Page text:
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Pending Court Case Could Impact NC Marriage Amendment

PHOTO: Lennie Gerber (left), and her wife Pearl have been together for 48 years. They're among the plaintiffs in a suit challenging Amendment One. Courtesy: Gerber.
PHOTO: Lennie Gerber (left), and her wife Pearl have been together for 48 years. They're among the plaintiffs in a suit challenging Amendment One. Courtesy: Gerber.
July 21, 2014

RICHMOND, Va. - When it comes to North Carolina's 'Marriage Amendment,' all eyes are on a Richmond, Va. courtroom. The 4th U.S. Circuit Court of Appeals could rule soon on a case challenging Virginia's ban on same-sex marriage.

Because the Tarheel State is in the 4th Circuit, a ruling could impact the legality of Amendment One.

Chris Brook, legal director for the American Civil Liberties Union of North Carolina, said it wouldn't immediately invalidate Amendment One.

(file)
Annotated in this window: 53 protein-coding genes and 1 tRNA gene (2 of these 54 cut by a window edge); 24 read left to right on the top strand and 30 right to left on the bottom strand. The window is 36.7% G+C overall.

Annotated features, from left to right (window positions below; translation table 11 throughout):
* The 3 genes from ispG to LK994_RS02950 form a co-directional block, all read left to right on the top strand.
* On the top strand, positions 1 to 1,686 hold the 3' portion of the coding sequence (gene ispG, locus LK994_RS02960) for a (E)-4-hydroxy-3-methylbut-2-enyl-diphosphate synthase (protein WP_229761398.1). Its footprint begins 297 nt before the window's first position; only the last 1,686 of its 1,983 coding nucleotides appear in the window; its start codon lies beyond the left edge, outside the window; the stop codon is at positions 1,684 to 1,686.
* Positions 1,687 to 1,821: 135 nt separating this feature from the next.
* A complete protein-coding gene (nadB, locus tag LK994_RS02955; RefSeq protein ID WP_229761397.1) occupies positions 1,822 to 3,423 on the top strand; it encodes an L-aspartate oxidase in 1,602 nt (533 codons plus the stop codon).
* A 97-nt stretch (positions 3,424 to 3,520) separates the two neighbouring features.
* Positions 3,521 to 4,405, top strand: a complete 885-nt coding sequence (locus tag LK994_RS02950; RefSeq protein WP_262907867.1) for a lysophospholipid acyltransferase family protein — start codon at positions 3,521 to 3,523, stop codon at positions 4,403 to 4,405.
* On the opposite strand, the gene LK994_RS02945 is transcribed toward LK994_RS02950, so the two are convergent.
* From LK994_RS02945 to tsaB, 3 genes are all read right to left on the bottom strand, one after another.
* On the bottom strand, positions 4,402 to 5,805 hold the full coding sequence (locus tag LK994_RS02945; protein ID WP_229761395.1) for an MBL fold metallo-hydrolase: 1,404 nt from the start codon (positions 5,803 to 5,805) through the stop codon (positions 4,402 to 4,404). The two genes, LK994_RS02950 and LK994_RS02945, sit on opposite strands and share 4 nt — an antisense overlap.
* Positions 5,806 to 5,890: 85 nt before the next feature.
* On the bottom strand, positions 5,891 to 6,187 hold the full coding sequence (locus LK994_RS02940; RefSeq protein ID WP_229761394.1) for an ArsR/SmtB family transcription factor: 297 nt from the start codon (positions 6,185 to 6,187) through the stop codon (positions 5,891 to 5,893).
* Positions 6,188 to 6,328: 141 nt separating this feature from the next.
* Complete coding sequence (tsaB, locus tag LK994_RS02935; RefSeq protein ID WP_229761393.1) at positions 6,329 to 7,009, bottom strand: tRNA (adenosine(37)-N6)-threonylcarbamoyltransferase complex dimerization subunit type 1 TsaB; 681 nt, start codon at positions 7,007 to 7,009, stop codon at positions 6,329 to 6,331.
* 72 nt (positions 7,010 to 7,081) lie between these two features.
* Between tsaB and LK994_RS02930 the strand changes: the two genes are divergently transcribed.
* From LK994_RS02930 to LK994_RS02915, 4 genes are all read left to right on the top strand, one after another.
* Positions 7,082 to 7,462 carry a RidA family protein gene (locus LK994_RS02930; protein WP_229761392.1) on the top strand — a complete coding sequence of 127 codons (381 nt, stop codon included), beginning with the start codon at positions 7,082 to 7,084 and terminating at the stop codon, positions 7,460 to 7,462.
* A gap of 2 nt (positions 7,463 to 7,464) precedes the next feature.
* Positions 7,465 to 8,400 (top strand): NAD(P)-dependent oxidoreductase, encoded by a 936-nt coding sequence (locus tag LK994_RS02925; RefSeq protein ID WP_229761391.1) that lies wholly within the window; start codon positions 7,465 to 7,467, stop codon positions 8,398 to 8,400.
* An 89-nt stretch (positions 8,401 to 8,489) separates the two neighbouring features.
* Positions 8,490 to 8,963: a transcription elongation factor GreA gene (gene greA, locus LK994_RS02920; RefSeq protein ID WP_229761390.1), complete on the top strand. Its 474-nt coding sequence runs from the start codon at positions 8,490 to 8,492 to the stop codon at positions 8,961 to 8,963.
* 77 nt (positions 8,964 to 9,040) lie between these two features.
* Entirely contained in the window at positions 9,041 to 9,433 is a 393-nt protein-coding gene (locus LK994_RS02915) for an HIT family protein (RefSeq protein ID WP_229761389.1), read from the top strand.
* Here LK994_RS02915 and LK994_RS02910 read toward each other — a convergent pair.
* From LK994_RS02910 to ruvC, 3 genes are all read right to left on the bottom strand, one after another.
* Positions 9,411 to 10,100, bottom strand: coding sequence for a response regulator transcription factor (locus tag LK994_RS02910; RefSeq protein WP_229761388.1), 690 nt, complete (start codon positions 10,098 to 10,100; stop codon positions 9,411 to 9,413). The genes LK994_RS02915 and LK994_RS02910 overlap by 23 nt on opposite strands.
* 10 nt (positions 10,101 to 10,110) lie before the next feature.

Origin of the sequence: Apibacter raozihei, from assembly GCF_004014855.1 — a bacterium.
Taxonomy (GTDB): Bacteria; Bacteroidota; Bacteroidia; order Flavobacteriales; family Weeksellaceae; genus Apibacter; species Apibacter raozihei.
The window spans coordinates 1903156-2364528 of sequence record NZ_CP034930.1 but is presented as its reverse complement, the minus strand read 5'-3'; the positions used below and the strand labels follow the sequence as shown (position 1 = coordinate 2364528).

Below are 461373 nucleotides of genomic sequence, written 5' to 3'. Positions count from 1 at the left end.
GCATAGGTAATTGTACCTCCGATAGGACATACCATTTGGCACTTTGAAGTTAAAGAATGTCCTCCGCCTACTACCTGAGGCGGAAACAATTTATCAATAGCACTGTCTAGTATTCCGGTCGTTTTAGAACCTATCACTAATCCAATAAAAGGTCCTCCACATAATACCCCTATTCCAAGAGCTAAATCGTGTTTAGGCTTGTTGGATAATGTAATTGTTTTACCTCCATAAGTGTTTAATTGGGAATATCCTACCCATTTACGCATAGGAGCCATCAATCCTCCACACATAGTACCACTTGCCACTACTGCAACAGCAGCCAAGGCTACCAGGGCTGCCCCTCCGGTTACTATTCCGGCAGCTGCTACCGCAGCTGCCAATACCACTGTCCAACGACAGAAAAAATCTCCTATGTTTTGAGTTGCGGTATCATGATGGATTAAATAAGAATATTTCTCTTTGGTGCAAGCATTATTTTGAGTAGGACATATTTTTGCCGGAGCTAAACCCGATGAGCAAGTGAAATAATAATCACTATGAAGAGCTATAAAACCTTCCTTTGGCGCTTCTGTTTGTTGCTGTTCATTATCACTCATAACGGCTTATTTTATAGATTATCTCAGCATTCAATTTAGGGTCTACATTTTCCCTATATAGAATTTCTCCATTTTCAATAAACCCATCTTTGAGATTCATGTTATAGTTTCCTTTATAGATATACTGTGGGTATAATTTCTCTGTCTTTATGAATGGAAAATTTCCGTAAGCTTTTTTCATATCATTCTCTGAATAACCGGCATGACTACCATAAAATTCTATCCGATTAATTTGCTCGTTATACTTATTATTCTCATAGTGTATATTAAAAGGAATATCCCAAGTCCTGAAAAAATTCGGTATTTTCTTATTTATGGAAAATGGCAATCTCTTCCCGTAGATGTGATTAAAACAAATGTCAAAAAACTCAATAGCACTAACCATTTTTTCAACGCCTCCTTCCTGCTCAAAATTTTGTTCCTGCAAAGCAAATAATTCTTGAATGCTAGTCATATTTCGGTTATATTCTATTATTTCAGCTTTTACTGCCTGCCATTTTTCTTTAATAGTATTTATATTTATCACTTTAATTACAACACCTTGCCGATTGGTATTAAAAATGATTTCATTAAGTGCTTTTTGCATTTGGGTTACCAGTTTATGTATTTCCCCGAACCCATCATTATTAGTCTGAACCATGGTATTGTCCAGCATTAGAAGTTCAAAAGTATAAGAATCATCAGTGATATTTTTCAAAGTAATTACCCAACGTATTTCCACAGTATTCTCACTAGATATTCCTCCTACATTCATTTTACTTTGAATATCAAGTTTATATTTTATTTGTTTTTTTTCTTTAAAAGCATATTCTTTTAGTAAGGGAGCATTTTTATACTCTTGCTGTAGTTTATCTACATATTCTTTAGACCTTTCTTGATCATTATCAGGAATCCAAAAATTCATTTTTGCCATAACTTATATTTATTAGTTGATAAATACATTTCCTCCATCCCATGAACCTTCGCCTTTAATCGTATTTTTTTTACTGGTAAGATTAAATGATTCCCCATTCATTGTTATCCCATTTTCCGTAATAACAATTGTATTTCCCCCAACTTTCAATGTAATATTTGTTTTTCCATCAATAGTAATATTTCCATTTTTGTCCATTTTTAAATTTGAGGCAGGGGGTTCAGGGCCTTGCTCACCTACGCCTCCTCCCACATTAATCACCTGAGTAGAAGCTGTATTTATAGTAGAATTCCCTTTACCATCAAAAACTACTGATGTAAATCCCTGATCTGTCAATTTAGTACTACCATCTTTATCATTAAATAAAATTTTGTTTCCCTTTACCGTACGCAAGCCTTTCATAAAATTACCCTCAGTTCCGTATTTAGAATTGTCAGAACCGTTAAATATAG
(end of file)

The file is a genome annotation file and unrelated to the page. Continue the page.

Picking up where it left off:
"A favorable ruling out of the 4th Circuit would make Amendment One legally indefensible."

The ACLU has filed two federal lawsuits in North Carolina, challenging the state's ban on marriage for same-sex couples. The most recent, in April, involves three married, same-sex couples seeking recognition of their marriage, in part because one member of each has a serious medical condition.

Lennie Gerber and her partner of 48 years, Pearl, are plaintiffs in the suit.

According to Lennie, time is everything to them. Pearl's health is failing.

"I'm fully aware of how we've had to fight for every step along the way of everybody's civil rights," said Gerber. "It's just one more stone that has to be turned. And I have every confidence that it's going to be so. They only question is, whether it will be done in time for us?"

Brook said the trend of overturning same-sex marriage bans seems to be on the fast track nationally. But couples like Lennie and Pearl have been waiting a lifetime.

"It's imperative to remember that we're representing clients that cannot wait months, years, for this to be resolved in the court system," said Brook. "They need their marriages recognized so they can fully take care of their spouses and children."

According to the ACLU, North Carolina's Marriage Amendment is affecting both same-sex couples and their children, their medical decisions, Social Security survivor benefits, and more.

Stephanie Carson, Public News Service - NC